http://www.rrc.state.tx.us/data/operators/construction.php

2. Does the commission have any authority to grant or deny land condemnation?
No, eminent domain is a private property rights issue, set by statute in state law by the Texas Legislature. The Railroad Commission does not have the statutory authority to determine whether a pipeline is or is not a common carrier; to determine property rights; or grant eminent domain authority to any pipeline company.

The Railroad Commission classifies pipelines as common carriers, gas utilities or private carriers based on the information provided by companies. That status stands unless challenged in court, and the ultimate authority to make that determination of who which pipelines qualify for common carrier status is with the courts.

3. If the Railroad Commission does not determine who is or isn't a common carrier who does?
State law enacted by the Texas Legislature, not the Railroad Commission, governs whether pipeline companies are entitled to exercise eminent domain authority. Numerous state law provisions deal with eminent domain rights and property rights. The Railroad Commission does not have jurisdiction to administer or enforce any of these eminent domain and property rights laws.

4. I’ve heard that all a company has to do to get eminent domain status is to check a box on a Railroad Commission T-4 Permit. What is a T-4 Permit?
A T-4 Permit is a permit to operate a pipeline in Texas; it is not a determination of whether a pipeline is or is not a common carrier. A T-4 Permit is essentially a registration process to provide the Railroad Commission (RRC) with information about a pipeline, such as the material it is carrying and whether the pipeline is jurisdictional to the RRC. There is no hearing at the Railroad Commission for T-4 Permits.

An application for a T-4 Permit must be filed by an operator with an approved P-5 Organization Report on file with the Commission, and must include a digitized map of the pipeline(s) to be covered by that T-4 Permit. A P-5 Organization Report and financial security (bond, letter of credit, cash deposit, or, for wells, a well-specific plugging insurance policy) are required of all companies performing operations within the jurisdiction of the Commission, including pipeline companies.

Common carriers are not the only pipelines required to have a T-4 Permit. Common carriers, gas utilities and private lines must have a T-4 Permit, with two exceptions. Pipelines that never leave an oil or gas production lease (production and flow lines) and distribution lines that are part of a natural gas or LP-gas distribution system are not required to have a T-4 Permit.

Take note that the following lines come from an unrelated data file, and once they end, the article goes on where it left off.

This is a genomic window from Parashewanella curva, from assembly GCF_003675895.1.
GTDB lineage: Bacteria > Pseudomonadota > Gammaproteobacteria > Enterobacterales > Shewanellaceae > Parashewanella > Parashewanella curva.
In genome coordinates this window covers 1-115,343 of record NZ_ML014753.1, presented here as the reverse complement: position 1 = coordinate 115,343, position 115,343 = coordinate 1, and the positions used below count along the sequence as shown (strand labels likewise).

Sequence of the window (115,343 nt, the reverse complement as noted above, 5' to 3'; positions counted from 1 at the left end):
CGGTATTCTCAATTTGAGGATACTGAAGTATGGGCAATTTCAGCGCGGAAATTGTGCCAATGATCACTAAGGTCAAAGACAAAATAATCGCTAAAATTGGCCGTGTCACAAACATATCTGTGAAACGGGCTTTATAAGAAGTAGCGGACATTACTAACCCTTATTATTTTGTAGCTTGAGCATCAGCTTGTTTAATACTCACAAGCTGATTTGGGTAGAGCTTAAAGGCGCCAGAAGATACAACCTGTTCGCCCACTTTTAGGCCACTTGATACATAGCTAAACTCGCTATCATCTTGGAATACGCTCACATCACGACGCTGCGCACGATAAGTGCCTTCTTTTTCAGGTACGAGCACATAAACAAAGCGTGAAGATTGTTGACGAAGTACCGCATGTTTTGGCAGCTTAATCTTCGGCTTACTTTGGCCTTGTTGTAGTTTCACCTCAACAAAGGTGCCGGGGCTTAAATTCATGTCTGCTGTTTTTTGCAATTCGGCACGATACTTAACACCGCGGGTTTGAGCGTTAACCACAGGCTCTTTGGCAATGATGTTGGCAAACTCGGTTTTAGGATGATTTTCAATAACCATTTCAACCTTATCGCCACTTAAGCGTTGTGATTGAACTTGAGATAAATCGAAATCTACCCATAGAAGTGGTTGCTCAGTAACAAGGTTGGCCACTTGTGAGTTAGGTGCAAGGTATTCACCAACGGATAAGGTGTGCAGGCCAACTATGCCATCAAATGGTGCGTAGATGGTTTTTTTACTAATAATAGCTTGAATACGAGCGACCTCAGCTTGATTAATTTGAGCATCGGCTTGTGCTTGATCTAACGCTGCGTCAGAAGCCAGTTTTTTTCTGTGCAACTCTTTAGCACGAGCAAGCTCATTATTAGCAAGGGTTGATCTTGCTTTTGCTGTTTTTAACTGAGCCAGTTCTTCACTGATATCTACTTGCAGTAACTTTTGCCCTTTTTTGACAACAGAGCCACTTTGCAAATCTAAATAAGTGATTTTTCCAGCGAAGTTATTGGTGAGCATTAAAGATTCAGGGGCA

The T-4 Permit collects a variety of information including: who is operating the pipeline; what is being transported in the pipeline; where the pipeline is located (the counties, mileage, offshore or onshore); how the pipeline will be operated (gas utility, common carrier or private line); and the pipeline’s physical characteristics (diameter, wall thickness, pipe grade and operating pressure).

Information provided by the pipeline companies in the T-4 Permit identifies pipelines as common carriers, gas utilities or private lines to ensure that all pipelines, including common carriers, comply with RRC's regulations over pipeline safety and rate regulation. For interstate pipelines, a T-4 Permit allows the Commission to know what entity operates the pipeline and to determine whether the pipeline is jurisdictional to the Railroad Commission. Companies that identify themselves to the Railroad Commission as intrastate crude oil common carriers on the T-4 Permit must file tariffs or rate schedules with the Commission on what they are charging to transport that commodity in their pipelines. In the case of intrastate common carriers, the T-4 Permit ensures common carriers comply with RRC’s regulations over pipeline safety and rate regulation. The status indicated on the T-4 Permit stands unless challenged in court, and the ultimate authority to make the determination of which pipelines qualify for common carrier status is with the courts.